The Monroe County Commission was scheduled to vote on a $50 increase to the wheel tax on Tuesday evening after The Advocate & Democrat’s press deadline, but in a workshop held Monday, the commission was still struggling with the idea and looking at other possibilities to raise revenue.

And revenue is the problem.

Monroe County Finance Director Libby Hicks said she has been telling people the new Justice Center has not been the reason for a shortfall in the budget.

“The money for the Justice Center has always been there in its own separate budget,” she said. “The problem is there hasn’t been any new revenue created since the 2012-13 budget when a 32-cent property tax increase was put in. Unfortunately, costs have kept going up and now we’re looking at a deficit in revenue.”

Overall, including the Monroe County School System budget, the commissioners have been looking at an expected $4.7-million-dollar shortfall in the budget. While that might not even be a blip on the radar for a big county budget, for Monroe County it’s a huge number.

The commission has cut all the “unnecessary” items they can find, including employee raises and drastically cutting donations to non-profits, but all of that was a small amount.

Every penny increase on the property tax rate would bring in $93,891, meaning it would take a tax increase of nearly 50 cents to balance the budget. As an example: If your house is worth $100,000, your property taxes would increase by about $120 a year.

The commission was set to vote on a resolution for the wheel tax increase, which would also balance the budget, on Tuesday (see www.advocateanddemocrat.com or our Facebook page to see how the votes fell) but the commission could also use the fund balance to cover the shortfall, but then the fund balance would be empty in a couple of years.

Hicks did have some good news, telling the commissioners that the Justice Center construction had actually come in under budget by $1.4 million, money that would go into the general fund and help some in the upcoming fiscal budget year.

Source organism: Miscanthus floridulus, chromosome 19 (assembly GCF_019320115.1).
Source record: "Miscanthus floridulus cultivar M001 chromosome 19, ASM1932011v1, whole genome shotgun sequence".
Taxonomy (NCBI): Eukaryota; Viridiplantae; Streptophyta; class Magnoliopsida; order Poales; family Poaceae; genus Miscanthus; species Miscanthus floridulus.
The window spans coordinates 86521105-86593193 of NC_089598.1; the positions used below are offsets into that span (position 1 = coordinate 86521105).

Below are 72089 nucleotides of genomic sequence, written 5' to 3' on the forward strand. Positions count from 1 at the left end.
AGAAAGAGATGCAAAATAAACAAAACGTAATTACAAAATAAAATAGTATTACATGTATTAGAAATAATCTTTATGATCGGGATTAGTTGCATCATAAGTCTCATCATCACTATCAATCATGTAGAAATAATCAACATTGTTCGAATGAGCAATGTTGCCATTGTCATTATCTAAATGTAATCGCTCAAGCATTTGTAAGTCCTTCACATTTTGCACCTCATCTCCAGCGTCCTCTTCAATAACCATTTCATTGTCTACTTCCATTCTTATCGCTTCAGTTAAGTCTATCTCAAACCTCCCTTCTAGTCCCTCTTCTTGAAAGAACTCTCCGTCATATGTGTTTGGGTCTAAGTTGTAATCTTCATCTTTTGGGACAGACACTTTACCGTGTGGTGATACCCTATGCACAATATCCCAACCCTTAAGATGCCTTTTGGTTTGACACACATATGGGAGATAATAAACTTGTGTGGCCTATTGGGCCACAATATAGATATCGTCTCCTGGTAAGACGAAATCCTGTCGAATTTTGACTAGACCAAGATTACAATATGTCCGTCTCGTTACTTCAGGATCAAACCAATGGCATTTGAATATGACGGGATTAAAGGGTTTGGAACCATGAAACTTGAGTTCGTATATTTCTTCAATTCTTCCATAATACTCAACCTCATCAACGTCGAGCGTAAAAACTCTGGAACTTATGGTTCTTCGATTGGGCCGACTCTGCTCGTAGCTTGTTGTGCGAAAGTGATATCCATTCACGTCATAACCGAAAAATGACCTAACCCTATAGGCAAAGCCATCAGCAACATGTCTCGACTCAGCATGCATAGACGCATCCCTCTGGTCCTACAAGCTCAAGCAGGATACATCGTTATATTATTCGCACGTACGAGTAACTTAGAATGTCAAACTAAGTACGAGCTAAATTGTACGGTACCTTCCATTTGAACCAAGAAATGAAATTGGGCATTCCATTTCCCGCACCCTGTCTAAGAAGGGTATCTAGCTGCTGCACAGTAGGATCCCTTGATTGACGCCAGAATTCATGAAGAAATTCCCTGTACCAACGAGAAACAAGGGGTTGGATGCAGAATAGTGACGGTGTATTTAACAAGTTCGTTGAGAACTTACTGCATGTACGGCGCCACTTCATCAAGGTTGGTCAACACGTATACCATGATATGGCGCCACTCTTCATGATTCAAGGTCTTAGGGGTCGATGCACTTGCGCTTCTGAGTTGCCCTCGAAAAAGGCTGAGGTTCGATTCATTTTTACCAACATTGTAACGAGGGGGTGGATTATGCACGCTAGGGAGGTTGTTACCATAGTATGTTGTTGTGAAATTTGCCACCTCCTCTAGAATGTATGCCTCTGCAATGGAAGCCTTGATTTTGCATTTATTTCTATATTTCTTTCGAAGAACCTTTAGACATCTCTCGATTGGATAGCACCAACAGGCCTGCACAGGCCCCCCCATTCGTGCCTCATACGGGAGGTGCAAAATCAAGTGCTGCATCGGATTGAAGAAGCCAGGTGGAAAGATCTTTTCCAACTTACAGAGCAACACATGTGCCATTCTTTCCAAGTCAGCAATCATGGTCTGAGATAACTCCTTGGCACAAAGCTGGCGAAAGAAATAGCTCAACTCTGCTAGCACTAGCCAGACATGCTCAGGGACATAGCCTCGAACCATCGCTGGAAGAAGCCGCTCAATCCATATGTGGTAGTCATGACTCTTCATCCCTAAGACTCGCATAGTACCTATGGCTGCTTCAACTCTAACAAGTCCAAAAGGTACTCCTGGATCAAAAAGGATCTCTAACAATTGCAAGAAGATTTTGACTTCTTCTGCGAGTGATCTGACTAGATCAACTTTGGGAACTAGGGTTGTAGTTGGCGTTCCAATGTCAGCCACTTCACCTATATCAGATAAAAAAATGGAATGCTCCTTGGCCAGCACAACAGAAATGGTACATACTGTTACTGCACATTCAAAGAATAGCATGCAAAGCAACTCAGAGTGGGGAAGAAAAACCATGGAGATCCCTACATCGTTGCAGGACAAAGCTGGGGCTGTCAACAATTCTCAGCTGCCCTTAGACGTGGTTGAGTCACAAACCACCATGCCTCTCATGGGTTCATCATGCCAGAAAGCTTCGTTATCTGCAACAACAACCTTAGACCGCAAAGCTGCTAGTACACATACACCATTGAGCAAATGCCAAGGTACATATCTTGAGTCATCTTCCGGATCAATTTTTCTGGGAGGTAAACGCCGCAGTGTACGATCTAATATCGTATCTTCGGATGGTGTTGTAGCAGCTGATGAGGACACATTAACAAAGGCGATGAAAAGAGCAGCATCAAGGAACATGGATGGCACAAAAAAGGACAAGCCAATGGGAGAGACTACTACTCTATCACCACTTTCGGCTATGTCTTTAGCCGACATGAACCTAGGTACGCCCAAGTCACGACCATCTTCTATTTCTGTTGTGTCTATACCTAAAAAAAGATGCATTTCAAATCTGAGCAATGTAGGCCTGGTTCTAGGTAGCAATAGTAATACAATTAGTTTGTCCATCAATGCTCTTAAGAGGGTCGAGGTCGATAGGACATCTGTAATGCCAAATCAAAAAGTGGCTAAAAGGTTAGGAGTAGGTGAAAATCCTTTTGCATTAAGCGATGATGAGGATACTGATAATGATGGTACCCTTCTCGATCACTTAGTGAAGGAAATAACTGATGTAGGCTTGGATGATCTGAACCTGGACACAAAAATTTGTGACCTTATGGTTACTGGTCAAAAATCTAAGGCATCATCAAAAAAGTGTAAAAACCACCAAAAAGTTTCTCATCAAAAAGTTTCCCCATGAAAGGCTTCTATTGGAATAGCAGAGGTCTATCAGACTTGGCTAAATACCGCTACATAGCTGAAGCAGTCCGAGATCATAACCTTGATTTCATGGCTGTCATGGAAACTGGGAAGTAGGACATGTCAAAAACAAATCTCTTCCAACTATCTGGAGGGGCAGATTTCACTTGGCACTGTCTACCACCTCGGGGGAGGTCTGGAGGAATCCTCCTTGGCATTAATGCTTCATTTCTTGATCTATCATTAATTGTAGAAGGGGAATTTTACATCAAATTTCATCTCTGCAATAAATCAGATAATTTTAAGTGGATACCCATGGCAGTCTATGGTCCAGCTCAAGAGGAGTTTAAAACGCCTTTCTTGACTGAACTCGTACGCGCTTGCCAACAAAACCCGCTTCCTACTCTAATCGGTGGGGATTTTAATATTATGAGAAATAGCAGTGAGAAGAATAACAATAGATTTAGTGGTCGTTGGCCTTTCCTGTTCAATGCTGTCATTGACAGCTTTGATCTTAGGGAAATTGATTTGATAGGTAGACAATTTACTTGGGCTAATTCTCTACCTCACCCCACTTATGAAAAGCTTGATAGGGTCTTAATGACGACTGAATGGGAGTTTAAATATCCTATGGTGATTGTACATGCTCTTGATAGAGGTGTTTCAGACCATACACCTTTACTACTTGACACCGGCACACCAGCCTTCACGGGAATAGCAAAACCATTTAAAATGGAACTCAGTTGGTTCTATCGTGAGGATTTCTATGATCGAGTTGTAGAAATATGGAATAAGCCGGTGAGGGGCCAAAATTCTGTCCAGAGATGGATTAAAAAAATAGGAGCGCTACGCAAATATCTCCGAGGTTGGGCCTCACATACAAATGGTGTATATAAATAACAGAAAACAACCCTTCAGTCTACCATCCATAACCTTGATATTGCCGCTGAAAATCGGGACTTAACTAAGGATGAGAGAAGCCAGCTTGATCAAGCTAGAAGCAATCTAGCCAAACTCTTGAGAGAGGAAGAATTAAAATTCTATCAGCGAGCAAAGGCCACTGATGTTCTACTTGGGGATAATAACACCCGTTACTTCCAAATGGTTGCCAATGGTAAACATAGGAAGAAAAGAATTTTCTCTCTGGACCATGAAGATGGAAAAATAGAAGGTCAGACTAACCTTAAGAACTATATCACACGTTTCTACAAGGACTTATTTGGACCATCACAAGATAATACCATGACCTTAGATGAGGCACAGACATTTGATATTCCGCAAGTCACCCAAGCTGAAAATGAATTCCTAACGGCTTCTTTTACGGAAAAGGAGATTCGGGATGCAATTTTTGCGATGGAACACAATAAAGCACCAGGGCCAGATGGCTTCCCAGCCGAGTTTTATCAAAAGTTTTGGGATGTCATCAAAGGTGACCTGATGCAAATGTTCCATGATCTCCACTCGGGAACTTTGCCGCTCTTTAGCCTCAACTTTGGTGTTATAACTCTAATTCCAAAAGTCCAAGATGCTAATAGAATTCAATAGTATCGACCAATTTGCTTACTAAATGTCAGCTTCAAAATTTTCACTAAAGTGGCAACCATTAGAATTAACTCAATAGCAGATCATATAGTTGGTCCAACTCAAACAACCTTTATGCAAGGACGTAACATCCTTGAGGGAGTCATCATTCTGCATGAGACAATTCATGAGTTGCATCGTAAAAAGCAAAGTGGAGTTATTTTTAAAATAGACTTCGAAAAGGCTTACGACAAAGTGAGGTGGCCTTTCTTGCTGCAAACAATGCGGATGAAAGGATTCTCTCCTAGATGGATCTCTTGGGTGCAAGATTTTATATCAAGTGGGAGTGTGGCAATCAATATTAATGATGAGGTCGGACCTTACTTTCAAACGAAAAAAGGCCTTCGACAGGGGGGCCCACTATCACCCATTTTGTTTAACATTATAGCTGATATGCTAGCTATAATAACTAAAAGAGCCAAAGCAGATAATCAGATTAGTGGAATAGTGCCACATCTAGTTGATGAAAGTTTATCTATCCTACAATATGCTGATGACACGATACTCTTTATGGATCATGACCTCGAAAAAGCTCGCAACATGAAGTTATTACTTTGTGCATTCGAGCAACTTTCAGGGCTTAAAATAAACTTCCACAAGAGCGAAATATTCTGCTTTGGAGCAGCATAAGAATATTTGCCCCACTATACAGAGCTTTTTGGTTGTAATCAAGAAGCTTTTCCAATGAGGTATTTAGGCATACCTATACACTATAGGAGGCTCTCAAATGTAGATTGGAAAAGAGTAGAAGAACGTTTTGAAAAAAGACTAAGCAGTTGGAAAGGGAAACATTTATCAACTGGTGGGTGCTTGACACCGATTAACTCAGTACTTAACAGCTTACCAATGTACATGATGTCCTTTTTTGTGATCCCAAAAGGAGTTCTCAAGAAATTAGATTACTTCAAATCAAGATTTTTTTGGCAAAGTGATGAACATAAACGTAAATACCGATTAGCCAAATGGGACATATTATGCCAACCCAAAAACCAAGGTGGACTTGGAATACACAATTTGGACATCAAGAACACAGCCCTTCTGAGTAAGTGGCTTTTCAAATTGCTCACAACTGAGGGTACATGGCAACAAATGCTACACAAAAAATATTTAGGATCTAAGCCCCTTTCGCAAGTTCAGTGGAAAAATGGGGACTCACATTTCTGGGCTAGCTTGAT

“Also,” she added, “no money in this budget will go toward the Justice Center until they are actually in there. They might go in September, or it might be later, but it won’t be an operating cost until it’s being used.”

Angela Tallent from the County Clerk’s Office told the commissioners her department was already getting complaints from people who claim they could not pay what would be a total of $104 a year to renew their tags if the $50 wheel tax increase passes.

“People who can afford it will be all right with the increase,” Tallent said. “I’ll be all right, you all will be okay, but we have elderly people on fixed incomes and any increase in anything can ruin their lives.”

The commission did say they would look at the idea of making exceptions for people over age 65 who are on low fixed incomes to give them a little bit of a break if the wheel tax increase passed.

Commissioner Joe Anderson said a $25 wheel tax increase and a 25-cent property tax increase would cover the budget shortfall, but also said he was just throwing it out there as an idea.

The idea of increasing the sales tax was also floated, though there is very little left to pick off that bone. Any sales tax increase has to be voted on at the polls.

“This is your ball game,” Hicks told the commissioners. “We’ll give you all the information you need, but you have to make the decision. There’s really nothing else for us to tell you.”

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